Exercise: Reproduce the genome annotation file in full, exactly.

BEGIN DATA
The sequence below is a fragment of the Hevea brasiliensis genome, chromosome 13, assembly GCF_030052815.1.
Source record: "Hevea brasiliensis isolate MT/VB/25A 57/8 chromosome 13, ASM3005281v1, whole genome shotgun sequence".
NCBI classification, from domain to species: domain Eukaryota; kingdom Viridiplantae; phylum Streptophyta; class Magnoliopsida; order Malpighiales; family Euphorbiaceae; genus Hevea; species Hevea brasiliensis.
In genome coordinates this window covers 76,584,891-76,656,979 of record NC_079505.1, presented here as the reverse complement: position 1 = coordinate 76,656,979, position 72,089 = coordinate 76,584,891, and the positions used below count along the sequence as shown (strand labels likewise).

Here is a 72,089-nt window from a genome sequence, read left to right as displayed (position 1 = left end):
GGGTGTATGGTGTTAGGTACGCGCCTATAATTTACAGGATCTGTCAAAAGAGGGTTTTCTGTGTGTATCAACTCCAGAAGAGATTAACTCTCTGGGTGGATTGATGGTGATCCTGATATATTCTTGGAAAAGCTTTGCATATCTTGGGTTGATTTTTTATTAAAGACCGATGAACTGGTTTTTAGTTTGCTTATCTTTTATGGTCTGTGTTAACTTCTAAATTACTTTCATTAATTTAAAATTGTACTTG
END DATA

The sequence below is a fragment of the Hevea brasiliensis genome, chromosome 13, assembly GCF_030052815.1.
Source record: "Hevea brasiliensis isolate MT/VB/25A 57/8 chromosome 13, ASM3005281v1, whole genome shotgun sequence".
NCBI classification, from domain to species: domain Eukaryota; kingdom Viridiplantae; phylum Streptophyta; class Magnoliopsida; order Malpighiales; family Euphorbiaceae; genus Hevea; species Hevea brasiliensis.
In genome coordinates this window covers 76,584,891-76,656,979 of record NC_079505.1, presented here as the reverse complement: position 1 = coordinate 76,656,979, position 72,089 = coordinate 76,584,891, and the positions used below count along the sequence as shown (strand labels likewise).

Here is a 72,089-nt window from a genome sequence, read left to right as displayed (position 1 = left end):
GGGTGTATGGTGTTAGGTACGCGCCTATAATTTACAGGATCTGTCAAAAGAGGGTTTTCTGTGTGTATCAACTCCAGAAGAGATTAACTCTCTGGGTGGATTGATGGTGATCCTGATATATTCTTGGAAAAGCTTTGCATATCTTGGGTTGATTTTTTATTAAAGACCGATGAACTGGTTTTTAGTTTGCTTATCTTTTATGGTCTGTGTTAACTTCTAAATTACTTTCATTAATTTAAAATTGTACTTG